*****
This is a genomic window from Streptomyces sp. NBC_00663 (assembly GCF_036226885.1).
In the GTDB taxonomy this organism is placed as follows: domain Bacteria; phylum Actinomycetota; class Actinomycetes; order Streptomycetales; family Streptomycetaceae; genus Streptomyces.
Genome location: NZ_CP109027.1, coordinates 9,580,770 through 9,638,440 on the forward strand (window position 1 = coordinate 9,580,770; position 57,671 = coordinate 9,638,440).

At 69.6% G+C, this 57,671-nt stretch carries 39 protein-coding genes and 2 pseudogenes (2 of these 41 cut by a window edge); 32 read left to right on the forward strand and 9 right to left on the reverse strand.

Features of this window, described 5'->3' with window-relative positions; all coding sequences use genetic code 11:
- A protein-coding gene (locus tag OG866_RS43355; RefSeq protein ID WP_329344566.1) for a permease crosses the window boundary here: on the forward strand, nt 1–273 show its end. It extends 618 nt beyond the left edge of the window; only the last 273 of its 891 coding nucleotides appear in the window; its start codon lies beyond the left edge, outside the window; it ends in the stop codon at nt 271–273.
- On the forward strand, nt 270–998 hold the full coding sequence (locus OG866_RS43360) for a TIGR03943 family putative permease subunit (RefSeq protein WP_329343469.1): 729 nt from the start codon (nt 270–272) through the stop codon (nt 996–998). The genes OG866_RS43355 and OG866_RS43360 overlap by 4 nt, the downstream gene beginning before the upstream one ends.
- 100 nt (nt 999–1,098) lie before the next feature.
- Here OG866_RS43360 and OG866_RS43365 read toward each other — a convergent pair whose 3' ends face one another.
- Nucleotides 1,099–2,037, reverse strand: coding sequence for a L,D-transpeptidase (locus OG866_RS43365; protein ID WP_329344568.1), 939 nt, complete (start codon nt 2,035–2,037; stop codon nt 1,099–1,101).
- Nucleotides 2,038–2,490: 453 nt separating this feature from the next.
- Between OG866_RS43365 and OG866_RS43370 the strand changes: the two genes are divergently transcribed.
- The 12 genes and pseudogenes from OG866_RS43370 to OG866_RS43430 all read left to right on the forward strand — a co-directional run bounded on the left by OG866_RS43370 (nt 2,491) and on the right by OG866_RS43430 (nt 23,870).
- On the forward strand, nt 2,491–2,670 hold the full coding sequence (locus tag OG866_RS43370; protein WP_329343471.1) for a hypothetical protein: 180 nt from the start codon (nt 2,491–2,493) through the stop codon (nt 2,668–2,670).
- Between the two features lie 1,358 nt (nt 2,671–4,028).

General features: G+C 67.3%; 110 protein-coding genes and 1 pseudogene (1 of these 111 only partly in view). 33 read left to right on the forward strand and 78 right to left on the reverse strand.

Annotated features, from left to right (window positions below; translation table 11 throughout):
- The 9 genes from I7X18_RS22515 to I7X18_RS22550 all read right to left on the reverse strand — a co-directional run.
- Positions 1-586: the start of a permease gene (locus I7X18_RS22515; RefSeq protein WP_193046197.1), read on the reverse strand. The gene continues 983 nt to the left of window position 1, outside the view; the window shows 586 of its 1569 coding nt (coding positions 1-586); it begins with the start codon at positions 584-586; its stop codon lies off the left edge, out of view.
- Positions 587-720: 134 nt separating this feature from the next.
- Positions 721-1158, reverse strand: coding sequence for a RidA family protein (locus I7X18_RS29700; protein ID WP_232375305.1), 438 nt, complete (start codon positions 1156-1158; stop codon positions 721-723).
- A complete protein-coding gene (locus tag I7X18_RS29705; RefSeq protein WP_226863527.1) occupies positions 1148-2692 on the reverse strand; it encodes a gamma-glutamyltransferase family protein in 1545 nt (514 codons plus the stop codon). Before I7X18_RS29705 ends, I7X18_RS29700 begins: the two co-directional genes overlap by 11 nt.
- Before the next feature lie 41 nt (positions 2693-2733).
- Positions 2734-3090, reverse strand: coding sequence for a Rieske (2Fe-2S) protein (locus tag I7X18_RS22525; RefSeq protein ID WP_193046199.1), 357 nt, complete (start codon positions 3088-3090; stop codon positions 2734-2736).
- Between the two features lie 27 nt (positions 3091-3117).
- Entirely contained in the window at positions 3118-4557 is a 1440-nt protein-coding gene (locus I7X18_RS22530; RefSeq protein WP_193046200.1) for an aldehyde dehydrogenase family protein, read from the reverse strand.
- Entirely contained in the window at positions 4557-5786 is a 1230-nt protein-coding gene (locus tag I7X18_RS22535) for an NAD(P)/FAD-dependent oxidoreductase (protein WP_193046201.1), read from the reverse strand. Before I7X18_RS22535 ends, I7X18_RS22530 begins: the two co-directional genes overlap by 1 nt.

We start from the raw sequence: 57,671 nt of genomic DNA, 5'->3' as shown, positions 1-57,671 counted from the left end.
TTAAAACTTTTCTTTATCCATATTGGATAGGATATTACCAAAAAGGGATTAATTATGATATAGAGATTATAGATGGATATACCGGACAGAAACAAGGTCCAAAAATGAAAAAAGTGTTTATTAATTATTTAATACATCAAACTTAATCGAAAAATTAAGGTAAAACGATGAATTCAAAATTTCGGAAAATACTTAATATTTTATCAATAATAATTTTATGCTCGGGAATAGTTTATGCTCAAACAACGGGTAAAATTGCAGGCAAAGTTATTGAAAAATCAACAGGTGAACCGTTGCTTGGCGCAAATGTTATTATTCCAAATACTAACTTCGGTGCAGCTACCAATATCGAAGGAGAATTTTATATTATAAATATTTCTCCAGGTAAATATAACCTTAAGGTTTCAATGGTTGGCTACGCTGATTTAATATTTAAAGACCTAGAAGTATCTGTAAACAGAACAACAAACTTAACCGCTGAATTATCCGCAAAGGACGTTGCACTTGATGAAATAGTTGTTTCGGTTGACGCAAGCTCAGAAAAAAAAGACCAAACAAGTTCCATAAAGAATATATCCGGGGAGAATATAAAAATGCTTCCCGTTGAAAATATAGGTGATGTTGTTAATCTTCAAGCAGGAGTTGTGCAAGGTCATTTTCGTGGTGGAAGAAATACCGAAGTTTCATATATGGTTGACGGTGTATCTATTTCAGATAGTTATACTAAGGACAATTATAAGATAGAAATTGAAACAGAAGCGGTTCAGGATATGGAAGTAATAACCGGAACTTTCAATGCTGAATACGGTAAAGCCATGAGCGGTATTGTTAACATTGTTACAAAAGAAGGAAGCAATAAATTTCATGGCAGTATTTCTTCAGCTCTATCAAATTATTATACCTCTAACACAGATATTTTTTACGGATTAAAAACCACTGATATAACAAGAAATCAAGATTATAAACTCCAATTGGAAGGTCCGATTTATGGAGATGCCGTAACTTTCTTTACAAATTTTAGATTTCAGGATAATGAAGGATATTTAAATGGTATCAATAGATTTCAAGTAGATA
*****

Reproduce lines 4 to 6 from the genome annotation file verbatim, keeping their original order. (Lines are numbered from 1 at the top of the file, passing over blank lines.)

At 69.6% G+C, this 57,671-nt stretch carries 39 protein-coding genes and 2 pseudogenes (2 of these 41 cut by a window edge); 32 read left to right on the forward strand and 9 right to left on the reverse strand.

Features of this window, described 5'->3' with window-relative positions; all coding sequences use genetic code 11:
- A protein-coding gene (locus tag OG866_RS43355; RefSeq protein ID WP_329344566.1) for a permease crosses the window boundary here: on the forward strand, nt 1–273 show its end. It extends 618 nt beyond the left edge of the window; only the last 273 of its 891 coding nucleotides appear in the window; its start codon lies beyond the left edge, outside the window; it ends in the stop codon at nt 271–273.